Anti-Cocaine Vaccine Successful In Primates

Anti-Cocaine Vaccine Works By Eating Drug Like 'A Little Pac-Man'
close up of syringe with vial...
close up of syringe with vial...

Scientists have developed a drug that effectively stops cocaine from reaching the brain, according to new research in primates.

The study, published in the journal Neuropsychopharmacology, shows that the vaccine works by eating "up the cocaine in the blood like a little Pac-man before it can reach the brain," study researcher Dr. Ronald G. Crystal, who is the chairman of the Department of General Medicine at Weill Cornell Medical College, said in a statement.

If replicated in humans, the vaccine would be huge in preventing the
"high" that comes from using cocaine -- thereby removing the incentive of taking the illicit drug.

Cocaine, heroin and prescription opioid painkillers are responsible for the most drug-related deaths in the U.S., according to the Centers for Disease Control and Prevention. Cocaine was linked to 482,000 visits to the emergency department in 2008.

Researchers explained that cocaine produces its pleasurable effects in the body by blocking recycling of the "feel good hormone," dopamine, in the putamen and caudate nucleus brain regions. When the dopamine recycling is blocked, it collects at the nerve endings, which produces the "high" feeling.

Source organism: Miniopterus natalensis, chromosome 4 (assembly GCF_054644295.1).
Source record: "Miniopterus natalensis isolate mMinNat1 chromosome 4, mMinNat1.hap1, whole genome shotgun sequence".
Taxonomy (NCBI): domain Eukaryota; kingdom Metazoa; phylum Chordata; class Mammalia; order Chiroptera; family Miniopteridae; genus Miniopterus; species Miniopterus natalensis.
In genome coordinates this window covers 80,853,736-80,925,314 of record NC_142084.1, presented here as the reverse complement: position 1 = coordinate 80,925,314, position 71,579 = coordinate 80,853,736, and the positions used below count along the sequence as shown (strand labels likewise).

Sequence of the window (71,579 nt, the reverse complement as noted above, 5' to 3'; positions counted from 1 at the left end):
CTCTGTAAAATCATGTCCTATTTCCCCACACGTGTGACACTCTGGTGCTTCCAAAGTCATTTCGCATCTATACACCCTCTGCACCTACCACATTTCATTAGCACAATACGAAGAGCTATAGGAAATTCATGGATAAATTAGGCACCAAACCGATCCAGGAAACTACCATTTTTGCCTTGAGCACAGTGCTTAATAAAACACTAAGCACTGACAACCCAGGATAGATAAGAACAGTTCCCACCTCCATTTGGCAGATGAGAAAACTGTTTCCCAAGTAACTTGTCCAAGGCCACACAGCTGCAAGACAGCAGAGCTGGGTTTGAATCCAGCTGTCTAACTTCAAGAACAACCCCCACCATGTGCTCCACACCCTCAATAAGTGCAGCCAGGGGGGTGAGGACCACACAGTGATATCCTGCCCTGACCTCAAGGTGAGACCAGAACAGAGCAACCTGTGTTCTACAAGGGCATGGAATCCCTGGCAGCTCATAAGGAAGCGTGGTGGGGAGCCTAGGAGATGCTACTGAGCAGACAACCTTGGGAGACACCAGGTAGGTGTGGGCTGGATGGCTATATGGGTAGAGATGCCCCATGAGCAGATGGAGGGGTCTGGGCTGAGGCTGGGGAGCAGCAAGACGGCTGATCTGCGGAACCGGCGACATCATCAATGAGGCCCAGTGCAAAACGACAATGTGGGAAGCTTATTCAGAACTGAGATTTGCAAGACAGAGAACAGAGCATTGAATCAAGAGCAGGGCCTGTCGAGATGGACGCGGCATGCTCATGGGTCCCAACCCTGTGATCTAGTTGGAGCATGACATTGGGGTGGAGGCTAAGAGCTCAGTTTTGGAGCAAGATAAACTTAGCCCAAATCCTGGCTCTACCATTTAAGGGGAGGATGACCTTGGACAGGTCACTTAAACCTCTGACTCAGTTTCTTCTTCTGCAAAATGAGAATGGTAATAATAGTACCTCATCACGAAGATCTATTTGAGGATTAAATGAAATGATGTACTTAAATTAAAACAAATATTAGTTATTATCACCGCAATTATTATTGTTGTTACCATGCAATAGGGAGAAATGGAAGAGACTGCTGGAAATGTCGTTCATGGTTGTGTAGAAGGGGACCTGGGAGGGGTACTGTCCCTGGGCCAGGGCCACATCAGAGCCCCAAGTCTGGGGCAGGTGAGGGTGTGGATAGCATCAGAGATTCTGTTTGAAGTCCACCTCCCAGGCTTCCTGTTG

The new vaccine actually contains some pieces of the common cold virus, as well as particles that look like cocaine to the body. When it's injected into the body, the immune systems mounts a defense to the vaccine since it sees the common cold virus, and also eventually builds an immune response to the cocaine-mimicking particle as well.

"The immune system learns to see cocaine as an intruder," Crystal said in the statement. "Once immune cells are educated to regard cocaine as the enemy, it produces antibodies, from that moment on, against cocaine the moment the drug enters the body."

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